It’s candy corn time! Those chewy and sweet little tri-colored triangles have celebrated over 130 birthdays and are still going strong. Here are 8 things you probably never knew about candy corn:
- Candy corn, created in the 1880s by the Wunderlee Candy Company, was popular among farmers who loved the corn kernel shape that looked different from a lot of other candy. The Goelitz Candy Company, famous for their candy corn, began selling their brand around 1900. They still make candy corn today, but their company name has changed to the Jelly Belly Candy Company (guess what else they make!).
- Candy corn, which has been around for a century and three plus decades, is a “mellow cream,” or a type of candy that’s made from corn syrup and sugar with a marshmallow kind of flavor. It tastes rich, but it’s actually fat-free.
- The original three colors of candy corn — orange, yellow, and white — mimic a corn kernel, although each piece of candy is about three times the size of an actual kernel. The bottom of the triangular candy is yellow, it’s orange in the middle, and the pointy end is white.
- Although 75% of the annual candy corn production is for Halloween, you can find it year round in varying holiday colors:
- Indian corn has a chocolate brown wide end, orange center and pointed white tip, and is often available around Thanksgiving
- Blackberry cobbler candy corn can be found in eastern Canada around Halloween
- Reindeer corn, the Christmas variety, is red, green, and white
- Cupid corn for Valentine’s Day is red, pink, and white
- Bunny corn for Easter is only a two-color candy and comes with a variety of pastel bases (pink, green, yellow, and purple) with white tips
5. Brach’s Candy Corn, which is a very familiar brand
- has nineteen pieces of candy corn per serving
- a serving has140 calories (7.4 calories per kernel), zero grams of fat, 70 mg of sodium, 36 grams of carbs, and no protein
- a large bag of Brach’s candy corn is 22 ounces and has about 300 pieces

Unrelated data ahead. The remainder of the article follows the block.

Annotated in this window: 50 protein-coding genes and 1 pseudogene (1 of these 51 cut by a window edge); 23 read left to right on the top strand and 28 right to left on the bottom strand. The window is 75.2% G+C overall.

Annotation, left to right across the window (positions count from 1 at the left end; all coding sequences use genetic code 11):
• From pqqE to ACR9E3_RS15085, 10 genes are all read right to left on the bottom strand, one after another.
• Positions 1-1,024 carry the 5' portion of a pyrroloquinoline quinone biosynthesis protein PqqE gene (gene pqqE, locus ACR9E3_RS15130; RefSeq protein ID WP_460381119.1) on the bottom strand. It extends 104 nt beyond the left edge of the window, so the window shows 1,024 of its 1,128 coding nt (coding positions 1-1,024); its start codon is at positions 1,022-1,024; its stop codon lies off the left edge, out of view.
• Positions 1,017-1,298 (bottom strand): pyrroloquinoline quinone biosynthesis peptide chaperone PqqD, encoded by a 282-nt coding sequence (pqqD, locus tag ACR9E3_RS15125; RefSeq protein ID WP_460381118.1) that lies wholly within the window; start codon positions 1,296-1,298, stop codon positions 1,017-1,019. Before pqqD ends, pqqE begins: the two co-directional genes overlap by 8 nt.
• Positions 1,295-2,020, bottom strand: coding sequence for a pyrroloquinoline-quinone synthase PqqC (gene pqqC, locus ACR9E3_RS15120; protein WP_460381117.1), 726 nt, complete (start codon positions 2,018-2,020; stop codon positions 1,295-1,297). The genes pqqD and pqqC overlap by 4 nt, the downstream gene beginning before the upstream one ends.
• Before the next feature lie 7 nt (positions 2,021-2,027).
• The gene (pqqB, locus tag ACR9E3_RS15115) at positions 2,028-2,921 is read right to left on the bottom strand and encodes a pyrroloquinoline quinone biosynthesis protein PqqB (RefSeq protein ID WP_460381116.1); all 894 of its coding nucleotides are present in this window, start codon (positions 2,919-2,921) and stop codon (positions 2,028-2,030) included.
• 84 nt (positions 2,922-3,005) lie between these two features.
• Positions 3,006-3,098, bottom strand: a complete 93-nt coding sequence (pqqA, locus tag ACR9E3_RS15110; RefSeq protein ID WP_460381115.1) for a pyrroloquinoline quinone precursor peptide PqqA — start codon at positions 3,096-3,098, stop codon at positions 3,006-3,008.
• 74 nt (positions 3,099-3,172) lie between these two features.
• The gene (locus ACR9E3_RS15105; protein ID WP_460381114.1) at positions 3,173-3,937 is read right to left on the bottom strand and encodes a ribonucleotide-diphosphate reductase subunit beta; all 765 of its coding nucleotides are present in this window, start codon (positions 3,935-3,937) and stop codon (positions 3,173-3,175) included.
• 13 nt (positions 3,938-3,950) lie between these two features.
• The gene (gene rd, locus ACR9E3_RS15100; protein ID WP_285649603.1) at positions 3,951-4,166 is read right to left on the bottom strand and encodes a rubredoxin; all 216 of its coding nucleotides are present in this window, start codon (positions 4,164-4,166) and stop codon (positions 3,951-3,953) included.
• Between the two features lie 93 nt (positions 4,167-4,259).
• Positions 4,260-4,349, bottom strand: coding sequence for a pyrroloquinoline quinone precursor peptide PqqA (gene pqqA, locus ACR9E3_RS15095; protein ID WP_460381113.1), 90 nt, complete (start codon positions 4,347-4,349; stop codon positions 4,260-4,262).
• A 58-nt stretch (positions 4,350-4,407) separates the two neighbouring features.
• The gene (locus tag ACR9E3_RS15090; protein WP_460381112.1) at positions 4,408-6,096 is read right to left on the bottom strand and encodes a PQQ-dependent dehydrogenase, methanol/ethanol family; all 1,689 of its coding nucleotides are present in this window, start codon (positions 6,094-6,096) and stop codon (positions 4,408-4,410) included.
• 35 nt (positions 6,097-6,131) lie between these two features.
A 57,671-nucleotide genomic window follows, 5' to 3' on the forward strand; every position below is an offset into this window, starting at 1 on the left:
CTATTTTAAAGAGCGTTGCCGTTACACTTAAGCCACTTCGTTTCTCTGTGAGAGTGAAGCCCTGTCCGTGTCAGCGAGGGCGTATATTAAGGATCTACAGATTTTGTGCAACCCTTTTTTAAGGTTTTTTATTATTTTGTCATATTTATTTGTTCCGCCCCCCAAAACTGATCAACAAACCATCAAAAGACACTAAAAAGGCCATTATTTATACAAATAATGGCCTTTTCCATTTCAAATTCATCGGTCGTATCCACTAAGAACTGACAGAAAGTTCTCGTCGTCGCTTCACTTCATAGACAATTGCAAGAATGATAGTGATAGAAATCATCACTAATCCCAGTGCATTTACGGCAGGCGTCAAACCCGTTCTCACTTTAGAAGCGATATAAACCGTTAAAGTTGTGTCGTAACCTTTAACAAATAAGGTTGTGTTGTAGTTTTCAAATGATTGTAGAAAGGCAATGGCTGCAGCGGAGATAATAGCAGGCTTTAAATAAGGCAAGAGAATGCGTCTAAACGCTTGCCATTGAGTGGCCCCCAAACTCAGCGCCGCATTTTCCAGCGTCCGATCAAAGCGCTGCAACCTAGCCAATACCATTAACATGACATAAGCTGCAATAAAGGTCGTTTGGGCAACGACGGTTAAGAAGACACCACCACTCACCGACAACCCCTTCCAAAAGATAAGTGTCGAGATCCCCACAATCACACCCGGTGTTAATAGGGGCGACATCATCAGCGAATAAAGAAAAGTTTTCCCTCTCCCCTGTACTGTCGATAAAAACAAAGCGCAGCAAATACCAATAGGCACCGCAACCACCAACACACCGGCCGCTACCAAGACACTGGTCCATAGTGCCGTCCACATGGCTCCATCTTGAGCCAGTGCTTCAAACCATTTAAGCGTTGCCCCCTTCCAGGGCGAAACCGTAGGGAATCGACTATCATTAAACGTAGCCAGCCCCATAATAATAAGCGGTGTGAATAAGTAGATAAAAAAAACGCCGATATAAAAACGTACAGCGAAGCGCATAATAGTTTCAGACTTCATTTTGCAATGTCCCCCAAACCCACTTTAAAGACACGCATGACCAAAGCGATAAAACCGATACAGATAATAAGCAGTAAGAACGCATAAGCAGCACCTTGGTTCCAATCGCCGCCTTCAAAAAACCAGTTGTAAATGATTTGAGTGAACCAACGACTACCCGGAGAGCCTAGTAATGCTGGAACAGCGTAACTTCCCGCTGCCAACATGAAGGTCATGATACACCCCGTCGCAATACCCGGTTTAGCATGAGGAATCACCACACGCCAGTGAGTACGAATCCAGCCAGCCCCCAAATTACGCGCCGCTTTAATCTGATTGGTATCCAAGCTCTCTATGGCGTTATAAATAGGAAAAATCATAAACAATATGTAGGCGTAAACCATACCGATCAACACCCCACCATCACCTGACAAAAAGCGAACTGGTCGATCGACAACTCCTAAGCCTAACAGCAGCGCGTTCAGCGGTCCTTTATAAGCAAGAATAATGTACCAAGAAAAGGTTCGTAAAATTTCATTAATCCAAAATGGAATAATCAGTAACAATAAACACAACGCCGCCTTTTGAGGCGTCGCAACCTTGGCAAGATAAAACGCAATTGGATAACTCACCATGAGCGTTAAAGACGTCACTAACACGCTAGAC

- ingredients in Brach’s candy corn: sugar, corn syrup, confectioner’s sugar glaze, salt, honey, dextrose, artificial flavor, gelatin, titanium dioxide color, yellow 6, yellow 5, red 3, blue 1, sesame oil.
6. According to the National Confectioners Association:
- candy makers will produce nearly 35 million pounds of candy corn this year which is equal to about 9 billion individual kernels of corn, enough to circle the moon nearly 21 times if laid end-to-end
- candy corn is so popular that it has its own day; October 30 is National Candy Corn Day.
7. How candy corn was and is made:
- Originally it was made by hand.
- Sugar, water, and corn syrup were cooked into a slurry (a thin mud consistency) in large kettles. Fondant (a sweet, creamy paste made from corn syrup, sugar, and water) and marshmallow were whipped in to give it a smooth texture and a soft bite.
- The hot mixture was poured into “runners,” or hand-held buckets that held 45 pounds of candy mixture. Men called “stringers” walked backwards as they poured the steaming mixture into trays coated with cornstarch and imprinted with kernel-shaped molds. They made three passes; one each for orange, white and yellow.
- Today, the recipe is similar but production is mechanized. A machine fills trays of kernel-shaped holes with cornstarch to hold the candy in corn triangle shapes. The holes are partially filled with white syrup, then orange syrup, followed by yellow syrup. The mold is allowed to cool, the mixture hardens for about 24 hours, then a machine empties the trays, the kernels to fall into chutes, and finally the candy corn is glazed to make it shine.
- A survey of Americans found:
- 8%think the whole piece of candy corn should be eaten at once
- 7% think you should be start eating at the narrow, white end 10.6% like to start eating at the wider yellow end.